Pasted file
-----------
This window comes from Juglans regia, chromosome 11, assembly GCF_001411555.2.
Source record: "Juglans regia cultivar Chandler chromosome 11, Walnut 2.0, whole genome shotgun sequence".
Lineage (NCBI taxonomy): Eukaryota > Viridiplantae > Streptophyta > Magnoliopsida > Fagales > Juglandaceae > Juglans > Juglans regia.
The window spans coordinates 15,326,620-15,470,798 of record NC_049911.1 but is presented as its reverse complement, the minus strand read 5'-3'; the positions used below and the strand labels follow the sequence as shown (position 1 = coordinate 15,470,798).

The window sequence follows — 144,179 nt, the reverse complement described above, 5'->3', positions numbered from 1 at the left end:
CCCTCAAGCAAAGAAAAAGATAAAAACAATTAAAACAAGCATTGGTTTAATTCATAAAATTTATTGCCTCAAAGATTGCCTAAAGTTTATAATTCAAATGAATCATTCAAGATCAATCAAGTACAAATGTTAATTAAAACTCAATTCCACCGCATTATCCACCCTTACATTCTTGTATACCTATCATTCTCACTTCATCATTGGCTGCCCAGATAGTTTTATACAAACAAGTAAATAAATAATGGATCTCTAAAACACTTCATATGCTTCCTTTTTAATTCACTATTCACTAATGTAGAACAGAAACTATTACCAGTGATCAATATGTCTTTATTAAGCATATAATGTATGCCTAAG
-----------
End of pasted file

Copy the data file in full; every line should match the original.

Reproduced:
This window comes from Juglans regia, chromosome 11, assembly GCF_001411555.2.
Source record: "Juglans regia cultivar Chandler chromosome 11, Walnut 2.0, whole genome shotgun sequence".
Lineage (NCBI taxonomy): Eukaryota > Viridiplantae > Streptophyta > Magnoliopsida > Fagales > Juglandaceae > Juglans > Juglans regia.
The window spans coordinates 15,326,620-15,470,798 of record NC_049911.1 but is presented as its reverse complement, the minus strand read 5'-3'; the positions used below and the strand labels follow the sequence as shown (position 1 = coordinate 15,470,798).

The window sequence follows — 144,179 nt, the reverse complement described above, 5'->3', positions numbered from 1 at the left end:
CCCTCAAGCAAAGAAAAAGATAAAAACAATTAAAACAAGCATTGGTTTAATTCATAAAATTTATTGCCTCAAAGATTGCCTAAAGTTTATAATTCAAATGAATCATTCAAGATCAATCAAGTACAAATGTTAATTAAAACTCAATTCCACCGCATTATCCACCCTTACATTCTTGTATACCTATCATTCTCACTTCATCATTGGCTGCCCAGATAGTTTTATACAAACAAGTAAATAAATAATGGATCTCTAAAACACTTCATATGCTTCCTTTTTAATTCACTATTCACTAATGTAGAACAGAAACTATTACCAGTGATCAATATGTCTTTATTAAGCATATAATGTATGCCTAAG